Sebastian (Oliver Møller-Knauer) is a good-hearted kitchen boy living in a small provincial town in Denmark. One day he learns that his father is not dead, as he has grown up to believe, but is the world-famous opera singer Hans Kristian Schmidt (Thomas Bo Larsen) who is now on his way to visit the town.

Almost a decade after “The Celebration”, Vinterberg returns to the theme of dysfunctional families, but with an upbeat twist, and manages to deliver a decent comedy. Admittedly, this film is nothing special. It has a sufficient ensemble (with Larsen proving his great acting abilities) and an entertaining overall feel, but no side-splitting comedic moments nor any heartwarming profound ones either.

With Danish humor not being everyone’s cup of tea and with fans of Vinterberg’s early career expecting more from him, this film was bound to flop. Not necessarily a bad film, but definitely not a great one, ”When a Man Comes Home” cannot compare with Vinterberg’s acclaimed successes to come, but will keep the viewers mildly entertained.


7. Dear Wendy (2005)

Dear Wendy (2005)_

In an unnamed American mining town, a group of teenage misfits and self-proclaimed pacifists decide to form a secret club where they learn about and experiment with various vintage guns. The confidence this secret gives them will soon lead them to a very dangerous situation.

One would expect that a film written by von Trier and directed by Vinterberg, two of the greatest names of Danish cinema, would end up being a contemporary masterpiece. Well, unfortunately, it wasn’t. The genius idea of two Europeans making a satire about America’s obsession with guns somehow misses the mark with the viewers.

Although the film includes many of the director’s famous trademarks, including great humor and a very enjoyable cast, the highly symbolic and partly confusing aesthetics (costumes, music, scenery) made it difficult for the vast audience to fully appreciate this film.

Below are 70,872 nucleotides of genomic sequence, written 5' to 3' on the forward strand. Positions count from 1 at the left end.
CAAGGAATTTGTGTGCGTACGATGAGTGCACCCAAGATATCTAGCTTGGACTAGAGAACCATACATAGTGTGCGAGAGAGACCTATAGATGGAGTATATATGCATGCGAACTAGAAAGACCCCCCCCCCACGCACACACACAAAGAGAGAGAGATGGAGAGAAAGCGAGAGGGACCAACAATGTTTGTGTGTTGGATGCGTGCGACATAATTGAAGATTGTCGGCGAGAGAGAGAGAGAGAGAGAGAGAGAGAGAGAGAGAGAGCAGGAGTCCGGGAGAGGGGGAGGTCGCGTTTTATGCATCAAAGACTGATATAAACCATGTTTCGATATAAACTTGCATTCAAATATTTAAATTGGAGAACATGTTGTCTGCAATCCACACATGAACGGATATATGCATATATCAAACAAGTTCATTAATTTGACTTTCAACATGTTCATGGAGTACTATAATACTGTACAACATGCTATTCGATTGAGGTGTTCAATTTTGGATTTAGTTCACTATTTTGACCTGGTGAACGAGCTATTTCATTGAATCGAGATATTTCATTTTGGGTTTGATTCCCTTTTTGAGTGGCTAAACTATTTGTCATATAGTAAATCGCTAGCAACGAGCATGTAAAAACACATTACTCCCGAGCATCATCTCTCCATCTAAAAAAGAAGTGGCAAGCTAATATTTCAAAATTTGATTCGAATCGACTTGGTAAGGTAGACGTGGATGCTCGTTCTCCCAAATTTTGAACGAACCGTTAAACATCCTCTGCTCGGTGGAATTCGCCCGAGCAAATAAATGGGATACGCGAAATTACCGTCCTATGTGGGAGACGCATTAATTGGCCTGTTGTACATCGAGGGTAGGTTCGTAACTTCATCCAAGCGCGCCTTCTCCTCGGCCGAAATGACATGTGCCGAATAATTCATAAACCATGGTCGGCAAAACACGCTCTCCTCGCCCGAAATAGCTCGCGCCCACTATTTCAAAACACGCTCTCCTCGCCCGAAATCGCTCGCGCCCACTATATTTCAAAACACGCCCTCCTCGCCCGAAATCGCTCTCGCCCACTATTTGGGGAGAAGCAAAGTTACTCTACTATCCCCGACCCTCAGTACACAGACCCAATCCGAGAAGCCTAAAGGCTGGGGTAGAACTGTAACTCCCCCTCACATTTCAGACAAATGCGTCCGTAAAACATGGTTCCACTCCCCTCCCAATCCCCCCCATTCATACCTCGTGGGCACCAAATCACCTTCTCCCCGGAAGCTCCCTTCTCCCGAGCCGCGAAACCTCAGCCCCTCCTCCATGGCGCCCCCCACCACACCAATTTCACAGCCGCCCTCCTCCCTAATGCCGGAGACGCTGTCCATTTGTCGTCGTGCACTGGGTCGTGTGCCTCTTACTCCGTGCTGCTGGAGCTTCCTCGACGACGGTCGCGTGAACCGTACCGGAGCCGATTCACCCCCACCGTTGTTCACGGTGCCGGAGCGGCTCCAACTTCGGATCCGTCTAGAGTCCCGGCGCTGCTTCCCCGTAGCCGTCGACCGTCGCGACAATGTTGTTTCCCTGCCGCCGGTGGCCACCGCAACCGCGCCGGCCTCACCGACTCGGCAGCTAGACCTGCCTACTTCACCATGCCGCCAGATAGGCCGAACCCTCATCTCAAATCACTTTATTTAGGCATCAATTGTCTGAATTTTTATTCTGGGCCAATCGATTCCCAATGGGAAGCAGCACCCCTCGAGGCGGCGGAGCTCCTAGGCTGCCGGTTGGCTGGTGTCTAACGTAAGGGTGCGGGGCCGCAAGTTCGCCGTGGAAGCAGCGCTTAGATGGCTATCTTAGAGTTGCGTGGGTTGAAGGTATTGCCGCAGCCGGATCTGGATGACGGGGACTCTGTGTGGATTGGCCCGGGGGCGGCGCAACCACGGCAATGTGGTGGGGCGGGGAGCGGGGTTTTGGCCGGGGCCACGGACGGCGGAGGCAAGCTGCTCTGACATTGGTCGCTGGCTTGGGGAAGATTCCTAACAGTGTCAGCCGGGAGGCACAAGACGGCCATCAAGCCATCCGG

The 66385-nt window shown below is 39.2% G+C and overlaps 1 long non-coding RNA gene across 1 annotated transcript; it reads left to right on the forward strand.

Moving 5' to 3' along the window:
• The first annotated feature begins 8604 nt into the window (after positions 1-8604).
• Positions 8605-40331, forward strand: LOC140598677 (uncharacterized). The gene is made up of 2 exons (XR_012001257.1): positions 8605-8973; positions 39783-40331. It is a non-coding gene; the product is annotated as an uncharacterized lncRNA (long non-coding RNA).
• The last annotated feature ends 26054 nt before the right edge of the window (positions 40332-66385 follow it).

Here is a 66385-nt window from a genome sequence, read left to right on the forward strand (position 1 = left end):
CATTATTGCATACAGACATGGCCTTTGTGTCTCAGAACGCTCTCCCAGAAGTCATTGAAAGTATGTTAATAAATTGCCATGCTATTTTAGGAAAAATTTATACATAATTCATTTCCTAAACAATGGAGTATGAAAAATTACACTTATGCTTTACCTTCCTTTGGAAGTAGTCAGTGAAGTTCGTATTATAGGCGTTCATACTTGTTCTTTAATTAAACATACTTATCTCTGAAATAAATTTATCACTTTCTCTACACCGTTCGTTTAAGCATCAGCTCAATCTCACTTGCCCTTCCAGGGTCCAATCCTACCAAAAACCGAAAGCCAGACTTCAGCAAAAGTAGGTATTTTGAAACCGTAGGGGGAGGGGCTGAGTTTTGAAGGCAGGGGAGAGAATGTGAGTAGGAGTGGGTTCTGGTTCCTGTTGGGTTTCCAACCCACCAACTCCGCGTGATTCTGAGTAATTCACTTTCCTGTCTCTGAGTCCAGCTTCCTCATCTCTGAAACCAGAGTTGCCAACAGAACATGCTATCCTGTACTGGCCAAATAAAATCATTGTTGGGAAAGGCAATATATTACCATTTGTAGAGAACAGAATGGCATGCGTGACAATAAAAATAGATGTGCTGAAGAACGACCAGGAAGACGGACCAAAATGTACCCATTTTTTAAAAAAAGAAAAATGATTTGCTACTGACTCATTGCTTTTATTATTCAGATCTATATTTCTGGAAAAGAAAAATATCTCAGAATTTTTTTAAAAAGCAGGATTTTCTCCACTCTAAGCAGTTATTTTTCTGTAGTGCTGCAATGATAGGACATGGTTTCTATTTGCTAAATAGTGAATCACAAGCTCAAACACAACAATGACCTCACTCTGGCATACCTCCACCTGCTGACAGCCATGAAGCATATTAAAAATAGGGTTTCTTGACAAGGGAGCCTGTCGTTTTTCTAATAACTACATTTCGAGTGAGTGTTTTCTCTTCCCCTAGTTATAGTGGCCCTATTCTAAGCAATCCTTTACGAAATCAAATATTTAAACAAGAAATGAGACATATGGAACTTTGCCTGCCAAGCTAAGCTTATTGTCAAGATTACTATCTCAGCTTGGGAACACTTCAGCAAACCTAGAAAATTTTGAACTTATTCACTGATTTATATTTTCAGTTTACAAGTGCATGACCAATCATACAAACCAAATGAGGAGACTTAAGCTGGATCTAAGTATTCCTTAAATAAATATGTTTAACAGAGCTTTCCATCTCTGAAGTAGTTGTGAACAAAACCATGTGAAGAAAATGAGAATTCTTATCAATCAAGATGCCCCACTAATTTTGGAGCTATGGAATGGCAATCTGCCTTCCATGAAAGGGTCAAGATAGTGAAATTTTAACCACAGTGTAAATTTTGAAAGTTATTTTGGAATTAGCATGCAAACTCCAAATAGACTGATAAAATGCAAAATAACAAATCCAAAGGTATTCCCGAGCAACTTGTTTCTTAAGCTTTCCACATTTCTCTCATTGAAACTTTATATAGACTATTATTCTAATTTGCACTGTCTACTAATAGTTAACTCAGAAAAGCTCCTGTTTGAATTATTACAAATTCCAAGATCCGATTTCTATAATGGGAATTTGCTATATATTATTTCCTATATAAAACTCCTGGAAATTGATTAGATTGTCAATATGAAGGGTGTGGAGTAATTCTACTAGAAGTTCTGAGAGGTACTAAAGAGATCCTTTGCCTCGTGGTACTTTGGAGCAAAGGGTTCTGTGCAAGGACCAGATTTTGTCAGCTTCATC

It might not be the pinnacle of European cinema, as many expected the product of this collaboration would be, but it is a decent and clever film with a very noteworthy ending scene that proves that Thomas Vinterberg is a great director, even when the overall result is considered a bit mediocre.


6. The Commune (2016)

In the 70s, a family inherits a big house in Copenhagen and decides to share it with some of their friends, forming a commune. However, this situation will have disastrous results in the couple’s relationship.

Loosely based on a play which is loosely based on Vinterberg’s real life experiences, his latest film is a beauty. It is funny yet emotional and it really showcases how Vinterberg has matured as a director. The great costumes and mise-en-scéne fully portray the 70’s aesthetics and surround perfectly the masterful performances of the whole cast.

However, the viewer can’t help but need more of that commune. The film introduces some great characters and then completely ignores them, leaving them in the shadows in order to focus on the relationship problems of Erik (Ulrich Thomsen) and Anna (Trine Dyrholm), which doesn’t work in its favor.

It fails to portray a right character development or an in-depth analysis of any of the characters’ mental state, which is a shame. It is undeniable that the premise of the film would work a lot better in the form of a TV series.